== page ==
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After that first manual resetting, Mark was in a lot of pain. A desperate, helpless, sleepless kind of pain that demands all your attention but only intensifies when you offer it. He texted me all through those first two nights, unable to sleep — midnight… 1 am… 3 am… 5 am… It was heartbreaking, and I was completely useless to help. We tried getting the surgery moved up, but no luck.

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Fear and Powerlessness
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But it wasn’t all pain and tears. We did some fun stuff this past month, too. @ Thomas Sweet.
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also, Pasta.

The surgery day finally came, and as it approached, Mark’s fear grew and grew. It was kind of astounding to me, because I have an almost unnaturally blase attitude toward medical procedures. Needles, blood-giving, surgery…it’s all NBD to me. All the opposite for Mark. He despises needles, hates the thought of steel objects penetrating his dermis, fears physical pain above all else. Don’t tell the terrorists, but he would last zero seconds under torture…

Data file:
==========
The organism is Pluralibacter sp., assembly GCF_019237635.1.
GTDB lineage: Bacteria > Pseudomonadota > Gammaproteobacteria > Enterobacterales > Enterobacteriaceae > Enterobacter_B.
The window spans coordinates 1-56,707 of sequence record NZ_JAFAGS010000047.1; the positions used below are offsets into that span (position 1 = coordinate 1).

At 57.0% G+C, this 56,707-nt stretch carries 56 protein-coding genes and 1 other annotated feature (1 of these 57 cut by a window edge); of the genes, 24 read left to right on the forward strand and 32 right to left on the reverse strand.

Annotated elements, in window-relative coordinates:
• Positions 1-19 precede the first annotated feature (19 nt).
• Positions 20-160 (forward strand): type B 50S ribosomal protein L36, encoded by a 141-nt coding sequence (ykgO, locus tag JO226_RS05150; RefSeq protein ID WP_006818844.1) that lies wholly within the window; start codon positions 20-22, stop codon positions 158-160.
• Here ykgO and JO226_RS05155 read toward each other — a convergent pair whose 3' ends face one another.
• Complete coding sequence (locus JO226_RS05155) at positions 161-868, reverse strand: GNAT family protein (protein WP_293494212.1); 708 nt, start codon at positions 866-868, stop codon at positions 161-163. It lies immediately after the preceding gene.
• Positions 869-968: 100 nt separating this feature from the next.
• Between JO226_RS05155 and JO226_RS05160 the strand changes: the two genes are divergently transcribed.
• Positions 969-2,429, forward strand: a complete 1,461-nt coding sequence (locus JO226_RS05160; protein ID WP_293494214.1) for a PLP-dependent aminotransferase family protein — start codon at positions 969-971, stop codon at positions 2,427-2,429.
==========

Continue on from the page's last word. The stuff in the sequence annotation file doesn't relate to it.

The fear was palpable and uncontrollable. I was even getting frustrated with him — the fear becoming bigger than a matter of the finger and the pain itself and triggering questions of character, of faith. Why is he so afraid/what is it that makes me not as afraid? At the core, I trust in the medical establishment and their ability to make me better. Does he not believe that? Is this a trust-of-establishment thing? Why does he always expect the worst? Is it a God thing? Does he not believe that God has this under control? Is he even praying?